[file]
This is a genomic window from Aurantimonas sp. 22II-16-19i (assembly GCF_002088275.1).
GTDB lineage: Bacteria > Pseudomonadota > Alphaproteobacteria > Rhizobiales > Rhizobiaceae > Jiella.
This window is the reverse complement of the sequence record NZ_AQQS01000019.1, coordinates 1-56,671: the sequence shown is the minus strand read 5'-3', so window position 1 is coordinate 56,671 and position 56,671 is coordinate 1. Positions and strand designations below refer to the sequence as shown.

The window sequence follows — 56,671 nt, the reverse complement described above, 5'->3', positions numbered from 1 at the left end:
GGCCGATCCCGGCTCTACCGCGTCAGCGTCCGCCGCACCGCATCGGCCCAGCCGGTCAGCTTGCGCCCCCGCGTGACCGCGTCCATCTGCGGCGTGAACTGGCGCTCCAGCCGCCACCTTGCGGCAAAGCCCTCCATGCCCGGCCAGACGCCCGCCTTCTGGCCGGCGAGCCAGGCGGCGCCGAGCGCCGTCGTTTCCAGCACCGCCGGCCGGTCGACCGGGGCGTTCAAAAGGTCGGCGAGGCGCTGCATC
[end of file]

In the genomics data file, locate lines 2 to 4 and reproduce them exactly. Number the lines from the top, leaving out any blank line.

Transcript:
GTDB lineage: Bacteria > Pseudomonadota > Alphaproteobacteria > Rhizobiales > Rhizobiaceae > Jiella.
This window is the reverse complement of the sequence record NZ_AQQS01000019.1, coordinates 1-56,671: the sequence shown is the minus strand read 5'-3', so window position 1 is coordinate 56,671 and position 56,671 is coordinate 1. Positions and strand designations below refer to the sequence as shown.

The window sequence follows — 56,671 nt, the reverse complement described above, 5'->3', positions numbered from 1 at the left end: